“Arthritis” is a term used to describe inflammation of the joints. Osteoarthritis (OA) is the most common form of arthritis and usually is caused by the deterioration of a joint. There is a protective covering over a joint’s surface called cartilage. With osteoarthritis the cartilage has been degraded and the bony surfaces come in contact with one another. This will lead to increased pressure through the joint and can lead to inflammation and pain. Typically, the weight-bearing joints are affected, with the knee and the hip being the most common. Arthritis can also affect the small joints in your body such as the joints in your hands or feet or the joints between the vertebrae in your spine.
How common is osteoarthritis?
An estimated 27 million Americans have some form of OA. According to the Centers for Disease Control and Prevention:
- 1 in 2 people in the United States (US) may develop knee OA by age 85
- 1 in 4 may develop hip OA in their lifetime
- Until age 50, men and women are equally affected by OA
- After age 50, women are affected more than men
- Over their lifetimes, 21% of overweight and 31% of obese adults are diagnosed with arthritis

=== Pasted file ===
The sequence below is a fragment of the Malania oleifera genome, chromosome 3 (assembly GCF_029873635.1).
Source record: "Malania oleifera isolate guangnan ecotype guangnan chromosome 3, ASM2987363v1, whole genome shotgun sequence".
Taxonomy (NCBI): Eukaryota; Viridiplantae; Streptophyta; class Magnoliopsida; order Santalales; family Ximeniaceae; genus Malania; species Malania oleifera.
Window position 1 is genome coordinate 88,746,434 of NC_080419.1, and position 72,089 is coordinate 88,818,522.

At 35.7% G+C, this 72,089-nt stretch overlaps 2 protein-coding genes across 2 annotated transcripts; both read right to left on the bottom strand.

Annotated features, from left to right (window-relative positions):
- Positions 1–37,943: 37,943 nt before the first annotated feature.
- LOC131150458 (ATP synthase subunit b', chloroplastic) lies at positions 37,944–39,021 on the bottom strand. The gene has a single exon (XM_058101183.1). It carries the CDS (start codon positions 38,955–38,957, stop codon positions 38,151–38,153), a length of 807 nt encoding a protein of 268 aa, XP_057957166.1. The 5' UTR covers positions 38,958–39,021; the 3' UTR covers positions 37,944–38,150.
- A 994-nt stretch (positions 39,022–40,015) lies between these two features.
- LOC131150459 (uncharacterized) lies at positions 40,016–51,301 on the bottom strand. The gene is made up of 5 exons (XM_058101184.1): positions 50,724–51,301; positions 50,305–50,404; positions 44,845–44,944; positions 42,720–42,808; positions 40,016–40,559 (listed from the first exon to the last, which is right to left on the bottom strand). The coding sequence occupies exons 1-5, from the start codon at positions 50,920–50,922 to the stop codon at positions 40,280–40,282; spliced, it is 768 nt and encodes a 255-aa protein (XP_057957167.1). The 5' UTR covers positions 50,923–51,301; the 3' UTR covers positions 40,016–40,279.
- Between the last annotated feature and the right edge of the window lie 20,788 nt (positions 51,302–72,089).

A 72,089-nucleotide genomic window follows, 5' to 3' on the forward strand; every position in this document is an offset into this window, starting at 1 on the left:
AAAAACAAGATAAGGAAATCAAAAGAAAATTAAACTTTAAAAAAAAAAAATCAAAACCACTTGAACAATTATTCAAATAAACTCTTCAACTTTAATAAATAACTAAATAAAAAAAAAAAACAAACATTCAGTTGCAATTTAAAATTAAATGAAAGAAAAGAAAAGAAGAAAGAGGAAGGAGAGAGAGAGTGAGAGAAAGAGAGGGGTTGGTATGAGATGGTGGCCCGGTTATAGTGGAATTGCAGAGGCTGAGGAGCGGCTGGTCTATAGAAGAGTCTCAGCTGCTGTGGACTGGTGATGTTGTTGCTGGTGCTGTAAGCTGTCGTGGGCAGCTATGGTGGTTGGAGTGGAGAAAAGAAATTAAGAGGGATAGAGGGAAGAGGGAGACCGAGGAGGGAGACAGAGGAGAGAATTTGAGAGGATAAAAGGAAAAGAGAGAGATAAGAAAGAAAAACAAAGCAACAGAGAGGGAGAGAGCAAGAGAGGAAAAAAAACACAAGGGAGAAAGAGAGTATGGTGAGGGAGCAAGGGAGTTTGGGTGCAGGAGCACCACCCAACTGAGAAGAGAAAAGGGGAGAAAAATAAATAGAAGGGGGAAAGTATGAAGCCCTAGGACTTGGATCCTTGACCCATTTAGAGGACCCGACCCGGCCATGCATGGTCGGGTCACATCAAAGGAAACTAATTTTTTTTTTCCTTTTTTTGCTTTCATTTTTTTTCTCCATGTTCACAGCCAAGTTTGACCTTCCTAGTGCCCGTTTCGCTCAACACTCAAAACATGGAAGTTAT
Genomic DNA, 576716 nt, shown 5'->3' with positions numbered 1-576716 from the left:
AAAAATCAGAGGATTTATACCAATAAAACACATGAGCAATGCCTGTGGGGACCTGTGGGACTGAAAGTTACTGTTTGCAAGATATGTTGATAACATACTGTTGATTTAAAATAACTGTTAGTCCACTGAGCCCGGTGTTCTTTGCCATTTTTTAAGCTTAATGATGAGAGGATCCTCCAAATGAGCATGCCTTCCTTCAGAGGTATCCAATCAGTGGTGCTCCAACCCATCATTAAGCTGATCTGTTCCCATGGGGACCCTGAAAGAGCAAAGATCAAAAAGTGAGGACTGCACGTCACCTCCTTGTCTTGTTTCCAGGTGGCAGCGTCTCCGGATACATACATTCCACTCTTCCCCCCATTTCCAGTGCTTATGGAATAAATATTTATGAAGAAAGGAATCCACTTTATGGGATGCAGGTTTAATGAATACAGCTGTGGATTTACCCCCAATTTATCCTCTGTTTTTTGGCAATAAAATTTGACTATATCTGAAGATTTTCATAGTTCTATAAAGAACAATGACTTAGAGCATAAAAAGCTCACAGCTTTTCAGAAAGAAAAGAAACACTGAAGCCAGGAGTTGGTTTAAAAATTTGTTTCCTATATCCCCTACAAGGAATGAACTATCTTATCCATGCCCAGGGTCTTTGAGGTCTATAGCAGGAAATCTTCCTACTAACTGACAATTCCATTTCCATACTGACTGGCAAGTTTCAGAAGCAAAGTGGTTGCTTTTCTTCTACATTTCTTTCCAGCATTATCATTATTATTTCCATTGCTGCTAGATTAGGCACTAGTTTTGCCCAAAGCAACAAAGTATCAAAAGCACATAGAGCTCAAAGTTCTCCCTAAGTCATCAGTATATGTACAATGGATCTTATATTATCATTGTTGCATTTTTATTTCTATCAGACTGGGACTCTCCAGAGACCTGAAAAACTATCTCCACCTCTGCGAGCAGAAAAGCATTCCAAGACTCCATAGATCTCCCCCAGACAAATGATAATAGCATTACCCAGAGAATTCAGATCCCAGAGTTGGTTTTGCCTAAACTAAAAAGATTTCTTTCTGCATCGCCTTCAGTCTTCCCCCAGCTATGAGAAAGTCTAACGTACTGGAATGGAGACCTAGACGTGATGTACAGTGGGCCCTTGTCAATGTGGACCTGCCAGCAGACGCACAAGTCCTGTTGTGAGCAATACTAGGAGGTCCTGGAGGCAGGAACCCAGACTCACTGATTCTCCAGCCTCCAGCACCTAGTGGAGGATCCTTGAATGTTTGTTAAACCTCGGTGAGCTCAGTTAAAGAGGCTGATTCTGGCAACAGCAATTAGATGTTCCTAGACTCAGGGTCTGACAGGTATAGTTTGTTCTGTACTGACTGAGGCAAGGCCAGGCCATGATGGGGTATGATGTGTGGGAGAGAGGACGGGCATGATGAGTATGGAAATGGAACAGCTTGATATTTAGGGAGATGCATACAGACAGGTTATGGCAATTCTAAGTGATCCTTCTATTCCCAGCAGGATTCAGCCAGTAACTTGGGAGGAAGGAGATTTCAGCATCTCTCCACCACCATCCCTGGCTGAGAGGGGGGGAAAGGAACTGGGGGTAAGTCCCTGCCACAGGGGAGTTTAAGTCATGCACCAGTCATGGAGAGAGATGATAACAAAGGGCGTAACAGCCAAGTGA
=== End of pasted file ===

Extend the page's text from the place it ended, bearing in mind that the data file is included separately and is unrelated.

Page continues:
What are the symptoms of osteoarthritis?
- Joint pain
- Joint stiffness
- Loss of motion in a joint
Why is treating or managing osteoarthritis important?
OA affects daily activity and is the most common cause of disability in the US adult population. Although OA does not always require surgery, such as a joint replacement, it has been estimated that the use of total joint replacement in the US will increase 174% for hips and 673% for knees by the year 2030.
What can I do about osteoarthritis?
Research has shown that light to moderate activities such as walking, biking, and swimming can provide more benefits than harm to your joints, and promote weight loss. One study showed that just an 11-pound weight loss reduced the risk of OA in the women studied.
Physical therapists can help patients understand OA and its complications, provide treatments to lessen pain and improve movement, and offer education about obesity and healthy lifestyle choices.
Physical therapists are movement experts. They improve quality of life through hands-on care, patient education, and prescribed movement or exercise.
If you feel limited by symptoms of OA or feel it is impacting your quality of life, call to schedule an appointment with one of our physical therapists today!